The U.S. Centers for Disease Control and Prevention on Tuesday backed the emergency use of Pfizer’s coronavirus vaccine among kids ages 5-11.
First, the CDC’s vaccine advisory panel voted unanimously to recommend the approval. Hours later, CDC Director Dr. Rochelle Walensky signed off on the recommendation, essentially opening the floodgates of vaccination for 28 million of the country’s youngest citizens.
“Together, with science leading the charge, we have taken another important step forward in our nation’s fight against the virus that causes COVID-19,” Walensky says in a statement. “We know millions of parents are eager to get their children vaccinated and with this decision, we now have recommended that about 28 million children receive a COVID-19 vaccine.”
Earlier in the day, Walensky delivered a similar message to the CDC advisory panel.
“Today is a monumental day in the course of this pandemic and one that many of us have been very eager to see ever since your vote … recommending COVID-19 vaccination for those 16 and older,” Walensky told advisers.
“There are children in the second grade who have never experienced a ‘normal’ school year,” Walensky told the panel. “There are students in middle school who missed out on school sports and extracurricular activities. There are missed proms and homecoming dances … Pediatric vaccination has the power to help us change all of that.”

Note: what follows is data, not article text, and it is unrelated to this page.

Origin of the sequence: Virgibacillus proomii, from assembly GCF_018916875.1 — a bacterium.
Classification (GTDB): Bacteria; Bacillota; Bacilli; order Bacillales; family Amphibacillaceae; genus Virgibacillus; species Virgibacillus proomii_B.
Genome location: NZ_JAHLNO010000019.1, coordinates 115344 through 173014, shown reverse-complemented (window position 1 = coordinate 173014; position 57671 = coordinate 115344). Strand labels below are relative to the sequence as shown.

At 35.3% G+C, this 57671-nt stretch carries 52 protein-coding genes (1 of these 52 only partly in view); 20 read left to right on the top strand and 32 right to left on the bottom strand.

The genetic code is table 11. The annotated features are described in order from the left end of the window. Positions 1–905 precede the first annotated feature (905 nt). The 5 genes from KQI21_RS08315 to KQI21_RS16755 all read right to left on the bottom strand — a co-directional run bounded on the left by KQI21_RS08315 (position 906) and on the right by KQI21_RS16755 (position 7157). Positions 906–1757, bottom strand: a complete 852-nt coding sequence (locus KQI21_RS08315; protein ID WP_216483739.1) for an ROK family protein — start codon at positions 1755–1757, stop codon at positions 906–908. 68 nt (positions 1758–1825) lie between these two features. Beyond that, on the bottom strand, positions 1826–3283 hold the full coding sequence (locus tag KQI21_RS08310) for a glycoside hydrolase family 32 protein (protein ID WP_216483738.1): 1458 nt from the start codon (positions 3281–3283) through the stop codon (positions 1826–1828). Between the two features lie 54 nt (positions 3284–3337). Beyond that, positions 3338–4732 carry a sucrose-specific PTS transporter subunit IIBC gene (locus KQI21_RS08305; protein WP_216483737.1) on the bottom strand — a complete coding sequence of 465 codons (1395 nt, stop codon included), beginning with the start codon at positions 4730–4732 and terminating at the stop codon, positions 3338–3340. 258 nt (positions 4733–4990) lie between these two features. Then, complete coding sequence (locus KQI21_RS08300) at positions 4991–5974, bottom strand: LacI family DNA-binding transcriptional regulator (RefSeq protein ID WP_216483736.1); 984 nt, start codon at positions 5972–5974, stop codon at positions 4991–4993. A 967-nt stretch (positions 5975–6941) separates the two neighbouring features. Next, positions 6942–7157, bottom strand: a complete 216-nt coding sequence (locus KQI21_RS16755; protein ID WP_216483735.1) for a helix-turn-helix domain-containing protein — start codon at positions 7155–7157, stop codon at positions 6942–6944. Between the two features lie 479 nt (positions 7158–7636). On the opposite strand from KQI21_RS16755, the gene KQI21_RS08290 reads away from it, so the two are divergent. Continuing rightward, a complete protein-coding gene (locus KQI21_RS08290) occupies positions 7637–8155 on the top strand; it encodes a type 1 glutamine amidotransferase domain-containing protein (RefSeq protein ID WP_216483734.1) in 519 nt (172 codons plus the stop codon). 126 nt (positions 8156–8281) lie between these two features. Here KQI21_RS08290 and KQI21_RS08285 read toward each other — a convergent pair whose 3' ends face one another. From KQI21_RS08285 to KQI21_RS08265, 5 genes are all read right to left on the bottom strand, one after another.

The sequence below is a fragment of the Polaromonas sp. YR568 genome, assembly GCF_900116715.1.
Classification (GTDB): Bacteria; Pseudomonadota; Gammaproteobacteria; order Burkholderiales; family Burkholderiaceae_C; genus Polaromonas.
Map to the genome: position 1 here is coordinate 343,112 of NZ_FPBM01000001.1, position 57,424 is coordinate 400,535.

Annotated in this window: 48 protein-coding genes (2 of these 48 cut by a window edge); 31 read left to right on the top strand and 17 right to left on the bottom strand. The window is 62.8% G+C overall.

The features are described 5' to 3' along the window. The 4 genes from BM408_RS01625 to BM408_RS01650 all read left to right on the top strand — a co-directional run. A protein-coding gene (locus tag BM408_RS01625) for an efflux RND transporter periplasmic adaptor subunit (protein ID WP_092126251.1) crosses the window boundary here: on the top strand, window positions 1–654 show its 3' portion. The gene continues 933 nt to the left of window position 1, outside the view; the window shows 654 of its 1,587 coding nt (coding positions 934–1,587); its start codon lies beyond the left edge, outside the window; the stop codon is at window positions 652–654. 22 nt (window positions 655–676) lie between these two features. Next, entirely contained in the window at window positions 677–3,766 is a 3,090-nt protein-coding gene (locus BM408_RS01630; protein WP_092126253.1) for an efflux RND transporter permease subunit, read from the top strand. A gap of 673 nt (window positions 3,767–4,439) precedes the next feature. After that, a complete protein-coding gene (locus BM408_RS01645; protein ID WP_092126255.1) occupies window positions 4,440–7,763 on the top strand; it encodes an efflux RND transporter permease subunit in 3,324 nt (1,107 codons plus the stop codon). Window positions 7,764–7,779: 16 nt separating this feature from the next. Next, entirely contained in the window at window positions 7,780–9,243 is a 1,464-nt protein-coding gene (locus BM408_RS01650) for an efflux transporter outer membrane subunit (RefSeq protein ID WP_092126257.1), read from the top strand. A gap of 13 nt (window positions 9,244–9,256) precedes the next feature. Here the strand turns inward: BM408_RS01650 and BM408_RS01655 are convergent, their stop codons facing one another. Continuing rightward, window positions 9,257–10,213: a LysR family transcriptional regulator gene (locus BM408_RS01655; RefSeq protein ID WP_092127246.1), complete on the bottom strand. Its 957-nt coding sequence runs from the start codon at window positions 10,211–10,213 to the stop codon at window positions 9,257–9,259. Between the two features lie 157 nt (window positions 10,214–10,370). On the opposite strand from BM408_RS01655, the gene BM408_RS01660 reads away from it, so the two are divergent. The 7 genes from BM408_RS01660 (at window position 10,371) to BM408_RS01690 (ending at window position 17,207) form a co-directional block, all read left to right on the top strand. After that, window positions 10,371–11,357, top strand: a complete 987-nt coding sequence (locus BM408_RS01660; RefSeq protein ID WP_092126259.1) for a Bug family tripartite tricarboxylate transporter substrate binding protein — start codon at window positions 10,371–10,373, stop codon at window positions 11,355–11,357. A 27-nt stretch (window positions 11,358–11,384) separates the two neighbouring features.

One panel member said eight of her nine grandchildren would be vaccinated by next week.
“We have one more vaccine that saves lives of children and we should be very confident to employ it,” Sarah Long, a professor of pediatrics at Drexel University, said during the meeting.
The agency’s approval mirrors the U.S. Food and Drug Administration approval on Friday for the emergency use of a smaller dose of Pfizer’s coronavirus vaccine for children in this age group.
These youngest Americans can now receive one-third of the